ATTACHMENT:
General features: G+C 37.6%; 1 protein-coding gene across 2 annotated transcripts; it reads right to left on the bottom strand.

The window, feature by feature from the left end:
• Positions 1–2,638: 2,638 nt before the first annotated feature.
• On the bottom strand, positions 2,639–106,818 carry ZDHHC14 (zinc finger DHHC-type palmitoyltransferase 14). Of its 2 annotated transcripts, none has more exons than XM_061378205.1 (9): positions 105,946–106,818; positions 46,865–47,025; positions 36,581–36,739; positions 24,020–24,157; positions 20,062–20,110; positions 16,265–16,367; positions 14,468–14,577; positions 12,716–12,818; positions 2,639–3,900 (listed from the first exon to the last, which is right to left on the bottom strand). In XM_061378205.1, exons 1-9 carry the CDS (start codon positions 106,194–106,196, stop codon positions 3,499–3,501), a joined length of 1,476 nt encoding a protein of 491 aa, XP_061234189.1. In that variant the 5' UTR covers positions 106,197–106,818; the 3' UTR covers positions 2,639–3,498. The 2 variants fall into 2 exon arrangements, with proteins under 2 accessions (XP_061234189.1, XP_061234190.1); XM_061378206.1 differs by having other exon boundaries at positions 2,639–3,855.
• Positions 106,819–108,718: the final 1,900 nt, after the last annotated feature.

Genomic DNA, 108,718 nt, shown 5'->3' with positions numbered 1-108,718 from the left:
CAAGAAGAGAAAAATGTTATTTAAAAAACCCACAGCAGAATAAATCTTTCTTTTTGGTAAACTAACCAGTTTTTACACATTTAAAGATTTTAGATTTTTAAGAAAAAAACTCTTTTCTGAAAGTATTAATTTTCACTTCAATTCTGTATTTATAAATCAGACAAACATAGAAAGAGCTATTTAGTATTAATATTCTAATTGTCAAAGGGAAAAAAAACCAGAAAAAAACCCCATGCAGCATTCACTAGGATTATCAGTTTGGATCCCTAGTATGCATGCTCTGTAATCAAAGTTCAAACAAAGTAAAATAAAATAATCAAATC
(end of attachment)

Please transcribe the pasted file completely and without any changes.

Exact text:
General features: G+C 37.6%; 1 protein-coding gene across 2 annotated transcripts; it reads right to left on the bottom strand.

The window, feature by feature from the left end:
• Positions 1–2,638: 2,638 nt before the first annotated feature.
• On the bottom strand, positions 2,639–106,818 carry ZDHHC14 (zinc finger DHHC-type palmitoyltransferase 14). Of its 2 annotated transcripts, none has more exons than XM_061378205.1 (9): positions 105,946–106,818; positions 46,865–47,025; positions 36,581–36,739; positions 24,020–24,157; positions 20,062–20,110; positions 16,265–16,367; positions 14,468–14,577; positions 12,716–12,818; positions 2,639–3,900 (listed from the first exon to the last, which is right to left on the bottom strand). In XM_061378205.1, exons 1-9 carry the CDS (start codon positions 106,194–106,196, stop codon positions 3,499–3,501), a joined length of 1,476 nt encoding a protein of 491 aa, XP_061234189.1. In that variant the 5' UTR covers positions 106,197–106,818; the 3' UTR covers positions 2,639–3,498. The 2 variants fall into 2 exon arrangements, with proteins under 2 accessions (XP_061234189.1, XP_061234190.1); XM_061378206.1 differs by having other exon boundaries at positions 2,639–3,855.
• Positions 106,819–108,718: the final 1,900 nt, after the last annotated feature.

Genomic DNA, 108,718 nt, shown 5'->3' with positions numbered 1-108,718 from the left:
CAAGAAGAGAAAAATGTTATTTAAAAAACCCACAGCAGAATAAATCTTTCTTTTTGGTAAACTAACCAGTTTTTACACATTTAAAGATTTTAGATTTTTAAGAAAAAAACTCTTTTCTGAAAGTATTAATTTTCACTTCAATTCTGTATTTATAAATCAGACAAACATAGAAAGAGCTATTTAGTATTAATATTCTAATTGTCAAAGGGAAAAAAAACCAGAAAAAAACCCCATGCAGCATTCACTAGGATTATCAGTTTGGATCCCTAGTATGCATGCTCTGTAATCAAAGTTCAAACAAAGTAAAATAAAATAATCAAATC